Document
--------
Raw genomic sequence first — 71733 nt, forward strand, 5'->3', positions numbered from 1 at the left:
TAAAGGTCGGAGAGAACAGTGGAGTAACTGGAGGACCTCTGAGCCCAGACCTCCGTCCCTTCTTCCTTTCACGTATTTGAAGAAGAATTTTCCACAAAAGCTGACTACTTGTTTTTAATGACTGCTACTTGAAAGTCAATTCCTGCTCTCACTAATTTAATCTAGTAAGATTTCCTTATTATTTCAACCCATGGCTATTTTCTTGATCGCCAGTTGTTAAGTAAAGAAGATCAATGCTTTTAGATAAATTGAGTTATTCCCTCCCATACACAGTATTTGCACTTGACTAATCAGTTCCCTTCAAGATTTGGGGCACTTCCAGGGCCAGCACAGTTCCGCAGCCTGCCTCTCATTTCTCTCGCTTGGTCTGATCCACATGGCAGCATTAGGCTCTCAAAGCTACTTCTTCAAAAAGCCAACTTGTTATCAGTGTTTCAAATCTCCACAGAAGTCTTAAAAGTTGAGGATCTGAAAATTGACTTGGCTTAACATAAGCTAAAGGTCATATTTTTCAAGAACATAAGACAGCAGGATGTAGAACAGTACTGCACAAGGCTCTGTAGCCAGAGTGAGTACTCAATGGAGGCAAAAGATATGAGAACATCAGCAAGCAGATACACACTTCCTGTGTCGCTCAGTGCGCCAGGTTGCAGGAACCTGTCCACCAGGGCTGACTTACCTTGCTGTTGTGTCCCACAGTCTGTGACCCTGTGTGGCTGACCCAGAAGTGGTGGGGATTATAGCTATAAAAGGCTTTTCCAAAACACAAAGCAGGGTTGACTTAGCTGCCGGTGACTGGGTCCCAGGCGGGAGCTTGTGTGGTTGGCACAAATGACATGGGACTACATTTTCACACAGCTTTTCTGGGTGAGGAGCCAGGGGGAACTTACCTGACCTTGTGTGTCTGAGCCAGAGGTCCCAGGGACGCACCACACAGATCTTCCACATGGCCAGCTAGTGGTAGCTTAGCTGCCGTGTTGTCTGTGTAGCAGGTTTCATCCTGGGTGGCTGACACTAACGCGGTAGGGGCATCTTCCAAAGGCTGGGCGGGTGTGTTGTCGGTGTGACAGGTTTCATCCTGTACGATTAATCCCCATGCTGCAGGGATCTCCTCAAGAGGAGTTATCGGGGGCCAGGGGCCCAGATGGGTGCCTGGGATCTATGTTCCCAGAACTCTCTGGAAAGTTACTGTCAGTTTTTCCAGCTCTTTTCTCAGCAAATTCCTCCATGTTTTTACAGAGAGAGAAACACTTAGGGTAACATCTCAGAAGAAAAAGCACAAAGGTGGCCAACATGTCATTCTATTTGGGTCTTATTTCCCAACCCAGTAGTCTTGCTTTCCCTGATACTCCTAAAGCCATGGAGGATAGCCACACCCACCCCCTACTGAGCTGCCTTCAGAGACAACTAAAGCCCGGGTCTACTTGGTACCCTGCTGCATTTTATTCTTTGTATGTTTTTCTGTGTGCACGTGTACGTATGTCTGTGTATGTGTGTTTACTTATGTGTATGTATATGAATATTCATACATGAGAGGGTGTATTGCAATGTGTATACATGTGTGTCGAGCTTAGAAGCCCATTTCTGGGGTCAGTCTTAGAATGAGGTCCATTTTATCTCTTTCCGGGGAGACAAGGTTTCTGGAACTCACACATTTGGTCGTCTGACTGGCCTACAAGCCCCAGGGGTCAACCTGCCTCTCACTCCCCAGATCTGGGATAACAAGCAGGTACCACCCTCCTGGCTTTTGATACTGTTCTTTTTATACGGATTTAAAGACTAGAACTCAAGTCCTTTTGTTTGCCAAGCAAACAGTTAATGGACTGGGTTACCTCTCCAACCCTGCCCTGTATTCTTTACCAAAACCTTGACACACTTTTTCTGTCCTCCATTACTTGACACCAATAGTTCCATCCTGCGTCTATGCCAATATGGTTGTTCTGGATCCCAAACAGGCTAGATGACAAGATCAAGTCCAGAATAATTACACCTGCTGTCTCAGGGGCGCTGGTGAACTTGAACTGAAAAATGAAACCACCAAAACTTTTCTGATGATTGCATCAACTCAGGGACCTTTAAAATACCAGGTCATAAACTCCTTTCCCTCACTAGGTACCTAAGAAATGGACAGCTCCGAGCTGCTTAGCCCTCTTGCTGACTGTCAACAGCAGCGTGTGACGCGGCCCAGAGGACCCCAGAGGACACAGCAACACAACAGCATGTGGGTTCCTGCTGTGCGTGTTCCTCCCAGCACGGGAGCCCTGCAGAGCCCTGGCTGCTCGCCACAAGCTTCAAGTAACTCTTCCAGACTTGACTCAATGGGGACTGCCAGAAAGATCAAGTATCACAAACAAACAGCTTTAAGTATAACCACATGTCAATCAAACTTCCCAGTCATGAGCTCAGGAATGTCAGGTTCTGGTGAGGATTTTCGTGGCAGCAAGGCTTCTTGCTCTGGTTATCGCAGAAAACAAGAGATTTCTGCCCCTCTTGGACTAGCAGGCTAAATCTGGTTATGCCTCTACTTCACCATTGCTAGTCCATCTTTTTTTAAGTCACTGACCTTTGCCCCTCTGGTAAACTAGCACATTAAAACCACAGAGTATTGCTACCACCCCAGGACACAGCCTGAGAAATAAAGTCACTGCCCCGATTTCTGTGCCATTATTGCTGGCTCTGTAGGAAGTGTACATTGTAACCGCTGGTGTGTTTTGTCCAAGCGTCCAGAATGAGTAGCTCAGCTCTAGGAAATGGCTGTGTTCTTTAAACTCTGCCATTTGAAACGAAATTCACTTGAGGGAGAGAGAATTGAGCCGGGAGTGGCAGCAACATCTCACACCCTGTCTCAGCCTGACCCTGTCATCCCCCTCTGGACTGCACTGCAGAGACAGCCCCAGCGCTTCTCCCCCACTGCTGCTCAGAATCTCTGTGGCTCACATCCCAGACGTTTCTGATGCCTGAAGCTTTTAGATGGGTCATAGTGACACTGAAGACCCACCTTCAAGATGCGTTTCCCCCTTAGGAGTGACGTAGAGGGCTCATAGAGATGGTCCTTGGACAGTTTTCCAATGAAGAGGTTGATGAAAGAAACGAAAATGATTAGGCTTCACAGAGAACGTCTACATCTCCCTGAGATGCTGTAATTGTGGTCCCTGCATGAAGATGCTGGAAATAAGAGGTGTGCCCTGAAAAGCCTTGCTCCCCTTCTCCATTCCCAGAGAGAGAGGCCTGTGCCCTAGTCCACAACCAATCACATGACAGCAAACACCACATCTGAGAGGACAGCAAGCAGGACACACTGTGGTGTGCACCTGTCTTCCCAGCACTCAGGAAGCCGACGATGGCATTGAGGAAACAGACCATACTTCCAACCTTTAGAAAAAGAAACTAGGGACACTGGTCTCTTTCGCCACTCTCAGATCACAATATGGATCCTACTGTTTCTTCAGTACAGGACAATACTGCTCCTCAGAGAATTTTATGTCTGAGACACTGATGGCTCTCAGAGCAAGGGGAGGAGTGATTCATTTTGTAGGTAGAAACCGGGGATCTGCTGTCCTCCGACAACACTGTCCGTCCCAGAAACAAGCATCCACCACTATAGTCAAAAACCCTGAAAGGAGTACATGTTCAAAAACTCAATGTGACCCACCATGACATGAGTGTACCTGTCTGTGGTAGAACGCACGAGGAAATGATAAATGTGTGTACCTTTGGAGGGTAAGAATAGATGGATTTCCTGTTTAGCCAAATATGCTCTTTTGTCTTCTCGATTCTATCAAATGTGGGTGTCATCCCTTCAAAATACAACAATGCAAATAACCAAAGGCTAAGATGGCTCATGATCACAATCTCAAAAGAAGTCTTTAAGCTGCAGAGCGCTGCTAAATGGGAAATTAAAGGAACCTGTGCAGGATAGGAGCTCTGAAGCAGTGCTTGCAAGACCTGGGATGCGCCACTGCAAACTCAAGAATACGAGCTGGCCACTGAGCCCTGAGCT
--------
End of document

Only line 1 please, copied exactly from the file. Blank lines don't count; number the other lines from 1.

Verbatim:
Raw genomic sequence first — 71733 nt, forward strand, 5'->3', positions numbered from 1 at the left: